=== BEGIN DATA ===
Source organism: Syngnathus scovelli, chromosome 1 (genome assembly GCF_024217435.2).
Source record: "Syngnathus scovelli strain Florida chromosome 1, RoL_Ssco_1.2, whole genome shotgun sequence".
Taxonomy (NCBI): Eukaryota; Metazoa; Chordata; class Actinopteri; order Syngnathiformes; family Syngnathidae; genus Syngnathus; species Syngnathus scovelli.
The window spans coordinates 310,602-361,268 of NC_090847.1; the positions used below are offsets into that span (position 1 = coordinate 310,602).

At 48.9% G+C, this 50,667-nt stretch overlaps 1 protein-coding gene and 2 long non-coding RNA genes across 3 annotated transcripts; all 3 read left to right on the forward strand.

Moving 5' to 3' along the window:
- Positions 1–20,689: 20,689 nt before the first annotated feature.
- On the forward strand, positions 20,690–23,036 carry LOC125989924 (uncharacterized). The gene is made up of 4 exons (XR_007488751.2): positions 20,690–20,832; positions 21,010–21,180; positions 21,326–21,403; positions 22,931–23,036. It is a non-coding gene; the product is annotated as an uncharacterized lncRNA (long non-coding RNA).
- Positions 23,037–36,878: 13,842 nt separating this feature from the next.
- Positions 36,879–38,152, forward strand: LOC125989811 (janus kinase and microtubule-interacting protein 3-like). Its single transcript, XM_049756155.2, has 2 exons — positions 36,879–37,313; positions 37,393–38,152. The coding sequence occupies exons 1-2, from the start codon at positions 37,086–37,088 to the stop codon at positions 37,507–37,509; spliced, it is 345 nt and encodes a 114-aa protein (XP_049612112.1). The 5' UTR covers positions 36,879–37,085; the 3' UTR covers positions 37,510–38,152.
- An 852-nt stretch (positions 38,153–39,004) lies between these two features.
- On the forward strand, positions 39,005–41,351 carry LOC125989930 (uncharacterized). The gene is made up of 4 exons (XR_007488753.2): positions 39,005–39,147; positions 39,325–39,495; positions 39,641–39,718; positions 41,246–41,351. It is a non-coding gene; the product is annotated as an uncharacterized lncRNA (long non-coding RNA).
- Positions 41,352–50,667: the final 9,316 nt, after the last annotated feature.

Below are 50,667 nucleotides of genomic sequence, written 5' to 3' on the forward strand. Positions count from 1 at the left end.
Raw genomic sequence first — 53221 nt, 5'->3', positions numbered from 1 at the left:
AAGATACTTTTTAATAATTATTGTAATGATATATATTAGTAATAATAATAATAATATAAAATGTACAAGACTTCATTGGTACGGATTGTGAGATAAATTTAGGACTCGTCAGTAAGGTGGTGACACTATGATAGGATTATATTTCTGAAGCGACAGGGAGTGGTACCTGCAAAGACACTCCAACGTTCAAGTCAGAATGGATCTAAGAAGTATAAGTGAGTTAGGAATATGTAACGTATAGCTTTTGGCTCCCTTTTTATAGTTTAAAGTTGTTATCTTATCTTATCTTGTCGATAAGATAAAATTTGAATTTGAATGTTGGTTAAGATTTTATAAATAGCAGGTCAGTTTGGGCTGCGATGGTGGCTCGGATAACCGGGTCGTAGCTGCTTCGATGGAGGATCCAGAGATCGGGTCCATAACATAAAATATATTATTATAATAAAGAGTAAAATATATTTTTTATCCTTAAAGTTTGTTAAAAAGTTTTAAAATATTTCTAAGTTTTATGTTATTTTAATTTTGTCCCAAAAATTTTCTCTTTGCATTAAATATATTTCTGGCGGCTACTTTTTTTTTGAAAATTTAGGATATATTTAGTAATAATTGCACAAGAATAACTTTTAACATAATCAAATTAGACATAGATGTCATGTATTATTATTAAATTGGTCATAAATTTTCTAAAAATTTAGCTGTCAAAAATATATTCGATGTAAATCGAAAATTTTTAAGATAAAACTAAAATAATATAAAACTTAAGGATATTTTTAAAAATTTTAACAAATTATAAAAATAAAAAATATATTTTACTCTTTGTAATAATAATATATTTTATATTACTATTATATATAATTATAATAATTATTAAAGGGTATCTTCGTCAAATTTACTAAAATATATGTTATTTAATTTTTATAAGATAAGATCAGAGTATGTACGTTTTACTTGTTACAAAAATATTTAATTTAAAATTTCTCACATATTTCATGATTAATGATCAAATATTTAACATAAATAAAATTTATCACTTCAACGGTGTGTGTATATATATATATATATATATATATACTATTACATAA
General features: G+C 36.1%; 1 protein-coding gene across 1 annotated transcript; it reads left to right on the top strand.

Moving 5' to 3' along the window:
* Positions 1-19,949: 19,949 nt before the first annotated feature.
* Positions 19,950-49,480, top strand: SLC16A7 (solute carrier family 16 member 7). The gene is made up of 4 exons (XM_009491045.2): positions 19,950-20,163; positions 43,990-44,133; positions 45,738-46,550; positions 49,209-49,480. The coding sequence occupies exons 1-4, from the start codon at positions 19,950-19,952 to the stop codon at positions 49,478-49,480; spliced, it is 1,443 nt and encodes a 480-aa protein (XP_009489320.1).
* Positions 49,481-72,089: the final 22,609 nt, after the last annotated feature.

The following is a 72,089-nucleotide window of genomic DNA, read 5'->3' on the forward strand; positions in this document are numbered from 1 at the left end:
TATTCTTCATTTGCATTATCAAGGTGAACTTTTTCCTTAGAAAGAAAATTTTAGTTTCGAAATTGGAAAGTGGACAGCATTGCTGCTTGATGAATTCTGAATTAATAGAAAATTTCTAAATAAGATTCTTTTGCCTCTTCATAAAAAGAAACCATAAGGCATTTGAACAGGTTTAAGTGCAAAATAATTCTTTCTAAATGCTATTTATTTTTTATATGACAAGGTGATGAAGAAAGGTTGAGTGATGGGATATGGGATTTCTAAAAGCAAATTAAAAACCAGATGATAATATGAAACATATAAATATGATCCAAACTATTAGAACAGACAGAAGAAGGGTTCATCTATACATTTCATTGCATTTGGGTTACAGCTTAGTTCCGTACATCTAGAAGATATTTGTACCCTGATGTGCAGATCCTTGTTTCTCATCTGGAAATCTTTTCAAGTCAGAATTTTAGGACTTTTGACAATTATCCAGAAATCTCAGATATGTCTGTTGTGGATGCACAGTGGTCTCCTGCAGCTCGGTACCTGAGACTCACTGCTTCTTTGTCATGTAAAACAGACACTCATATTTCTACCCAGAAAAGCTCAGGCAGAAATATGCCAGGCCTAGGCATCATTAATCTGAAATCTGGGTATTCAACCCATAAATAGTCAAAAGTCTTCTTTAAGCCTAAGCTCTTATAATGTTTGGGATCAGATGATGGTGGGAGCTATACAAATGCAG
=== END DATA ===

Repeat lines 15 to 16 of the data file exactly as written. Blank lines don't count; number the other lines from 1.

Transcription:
Raw genomic sequence first — 53221 nt, 5'->3', positions numbered from 1 at the left:
AAGATACTTTTTAATAATTATTGTAATGATATATATTAGTAATAATAATAATAATATAAAATGTACAAGACTTCATTGGTACGGATTGTGAGATAAATTTAGGACTCGTCAGTAAGGTGGTGACACTATGATAGGATTATATTTCTGAAGCGACAGGGAGTGGTACCTGCAAAGACACTCCAACGTTCAAGTCAGAATGGATCTAAGAAGTATAAGTGAGTTAGGAATATGTAACGTATAGCTTTTGGCTCCCTTTTTATAGTTTAAAGTTGTTATCTTATCTTATCTTGTCGATAAGATAAAATTTGAATTTGAATGTTGGTTAAGATTTTATAAATAGCAGGTCAGTTTGGGCTGCGATGGTGGCTCGGATAACCGGGTCGTAGCTGCTTCGATGGAGGATCCAGAGATCGGGTCCATAACATAAAATATATTATTATAATAAAGAGTAAAATATATTTTTTATCCTTAAAGTTTGTTAAAAAGTTTTAAAATATTTCTAAGTTTTATGTTATTTTAATTTTGTCCCAAAAATTTTCTCTTTGCATTAAATATATTTCTGGCGGCTACTTTTTTTTTGAAAATTTAGGATATATTTAGTAATAATTGCACAAGAATAACTTTTAACATAATCAAATTAGACATAGATGTCATGTATTATTATTAAATTGGTCATAAATTTTCTAAAAATTTAGCTGTCAAAAATATATTCGATGTAAATCGAAAATTTTTAAGATAAAACTAAAATAATATAAAACTTAAGGATATTTTTAAAAATTTTAACAAATTATAAAAATAAAAAATATATTTTACTCTTTGTAATAATAATATATTTTATATTACTATTATATATAATTATAATAATTATTAAAGGGTATCTTCGTCAAATTTACTAAAATATATGTTATTTAATTTTTATAAGATAAGATCAGAGTATGTACGTTTTACTTGTTACAAAAATATTTAATTTAAAATTTCTCACATATTTCATGATTAATGATCAAATATTTAACATAAATAAAATTTATCACTTCAACGGTGTGTGTATATATATATATATATATATATATACTATTACATAA